And after a while, at noonday, they saw Finn coming towards them, and what was left of the Sun-banner raised on a spear-shaft. And all of them saluted Finn, but he made no answer, and he came up to the hill where Osgar was. And when Osgar saw him coming he saluted him, and he said: ‘I have got my desire in death, Finn of the sharp arms’. And Finn said: ‘It is worse the way you were, my son, on the day of the battle at Beinn Edair when the wild geese could swim on your breast, and it was my hand that gave you healing’. ‘There can be no healing done for me now for ever’, said Osgar, ‘since the King of Ireland put the spear of seven spells through my body’. And Finn said: ‘It is a pity it was not I myself fell in sunny scarce Gabhra, and you going east and west at the head of the Fianna’. ‘And if it was yourself fell in the battle’, said Osgar, ‘you would not hear me keening after you; for no man ever knew any heart in me’, he said, ‘but a heart of twisted horn, and it covered with iron. But the howling of the dogs beside me’, he said, ‘and the keening of the old fighting men, and the crying of the women one after another, those are the thing that are vexing me’. And Finn said: ‘Child of my child, calf of my calf, white and slender, it is a pity the way you are. And my heart is starting like a deer’, he said, ‘and I am weak after you and after the Fianna of Ireland. And misfortune has followed us’, he said, ‘and farewell now to battles and a great name, and farewell to taking tributes; for every good thing I ever had is gone from me now’, he said.

And when Osgar heard those words he stretched out his hands, and his eyelids closed. And Finn turned away from the rest, and he cried tears down; and he never shed a tear through the whole length of his lifetime but only for Osgar and Bran.

And all that was left of the Fianna gave three sorrowful cries after Osgar, for there was not one of the Fianna beyond him, unless it might be Finn or Oisin.

And it is many of the Fianna were left dead in Gabhra, and graves were made for them. And as to Lugaidh’s Son, that was so tall a man and so good a fighter, they made a very wide grave for him, as was fitting for a king. And the whole length of the rath at Gabhra, from end to end, it is that was the grave of Osgar, son of Oisin, son of Finn.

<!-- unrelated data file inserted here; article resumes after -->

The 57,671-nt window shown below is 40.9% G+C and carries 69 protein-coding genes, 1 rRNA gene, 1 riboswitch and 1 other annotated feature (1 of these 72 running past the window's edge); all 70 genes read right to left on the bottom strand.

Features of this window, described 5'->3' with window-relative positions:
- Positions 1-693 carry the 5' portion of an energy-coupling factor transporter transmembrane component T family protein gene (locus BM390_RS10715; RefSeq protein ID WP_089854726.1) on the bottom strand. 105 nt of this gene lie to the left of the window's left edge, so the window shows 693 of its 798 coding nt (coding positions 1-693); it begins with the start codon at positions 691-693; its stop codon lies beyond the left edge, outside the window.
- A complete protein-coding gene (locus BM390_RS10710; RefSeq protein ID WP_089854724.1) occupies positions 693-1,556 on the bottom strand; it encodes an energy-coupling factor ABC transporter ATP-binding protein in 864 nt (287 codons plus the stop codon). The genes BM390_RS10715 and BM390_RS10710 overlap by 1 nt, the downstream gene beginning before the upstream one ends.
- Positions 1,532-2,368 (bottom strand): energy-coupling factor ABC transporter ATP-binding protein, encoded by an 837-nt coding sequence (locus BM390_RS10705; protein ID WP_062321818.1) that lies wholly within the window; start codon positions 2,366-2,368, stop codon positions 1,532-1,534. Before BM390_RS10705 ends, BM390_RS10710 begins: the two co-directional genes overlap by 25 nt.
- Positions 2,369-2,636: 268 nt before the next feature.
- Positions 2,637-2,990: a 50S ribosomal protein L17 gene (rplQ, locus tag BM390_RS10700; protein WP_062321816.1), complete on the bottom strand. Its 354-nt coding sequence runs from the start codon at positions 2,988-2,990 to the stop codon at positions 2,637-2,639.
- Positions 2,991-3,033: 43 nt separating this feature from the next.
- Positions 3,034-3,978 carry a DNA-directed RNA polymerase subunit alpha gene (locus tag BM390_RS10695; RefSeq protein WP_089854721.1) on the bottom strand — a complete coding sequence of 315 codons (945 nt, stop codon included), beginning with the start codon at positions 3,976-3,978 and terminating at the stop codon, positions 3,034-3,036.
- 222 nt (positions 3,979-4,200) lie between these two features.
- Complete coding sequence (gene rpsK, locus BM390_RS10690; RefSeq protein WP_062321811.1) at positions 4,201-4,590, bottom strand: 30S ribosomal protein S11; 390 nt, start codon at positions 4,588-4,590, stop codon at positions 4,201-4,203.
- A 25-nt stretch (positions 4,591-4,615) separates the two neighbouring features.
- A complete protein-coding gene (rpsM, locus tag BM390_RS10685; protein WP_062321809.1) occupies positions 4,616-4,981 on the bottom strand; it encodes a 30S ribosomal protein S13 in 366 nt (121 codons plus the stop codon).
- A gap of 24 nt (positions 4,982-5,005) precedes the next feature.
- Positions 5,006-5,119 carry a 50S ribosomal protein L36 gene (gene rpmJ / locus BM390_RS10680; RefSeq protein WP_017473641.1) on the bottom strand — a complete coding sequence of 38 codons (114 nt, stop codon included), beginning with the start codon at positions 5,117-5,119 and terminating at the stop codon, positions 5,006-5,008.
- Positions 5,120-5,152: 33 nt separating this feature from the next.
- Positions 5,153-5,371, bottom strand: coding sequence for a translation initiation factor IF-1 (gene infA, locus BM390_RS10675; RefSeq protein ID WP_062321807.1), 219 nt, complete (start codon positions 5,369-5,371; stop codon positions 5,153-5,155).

Note: Bran was Finn’s favourite hound.

Week 72: Emer’s Lament for Cuchulain, translated by Lady Gregory

One of the more valued though probably not valuable items on my shelves is a rather battered copy of Lady Gregory’s retelling of the Irish Ulster cycle, ‘Cuchulain of Muirthemne’, that I picked up long ago in a second-hand bookshop. W.B.Yeats called this ‘the best book that has ever come out of Ireland’. This would be a little worrying if true: they are great stories, but the Celtic love of repetition, ornamentation and exaggeration can grow tiresome, and to pass from the wild flights of Irish legend to the sober chronicling of the great Icelandic sagas is to go from the childlike to the adult. Be that as it may, the cadences of Lady Gregory’s prose do have a hypnotic and often moving quality, as here in Emer’s lament over the dead Cuchulain, even if one may feel in the end that its rhetoric compares unfavourably with the terse words of Bergthora choosing to die with her husband in the burning house: ‘I was given young in marriage to Njal, and I made him my promise that we should share the same end’.

‘And oh! my love’, she said, ‘we were often in one another’s company, and it was happy for us; for if the world had been searched from the rising of the sun to sunset the like would never have been found in one place, of the Black Sainglain and the Grey of Macha, and Laeg the chariot-driver, and myself and Cuchulain’….. And after that Emer bade Conall to make a wide, very deep grave for Cuchulain; and she laid herself down beside her gentle comrade, and she put her mouth to his mouth and said: ‘Love of my life, my friend, my sweetheart, many is the woman, wed or unwed, envied me till today: and now I will not stay living after you’.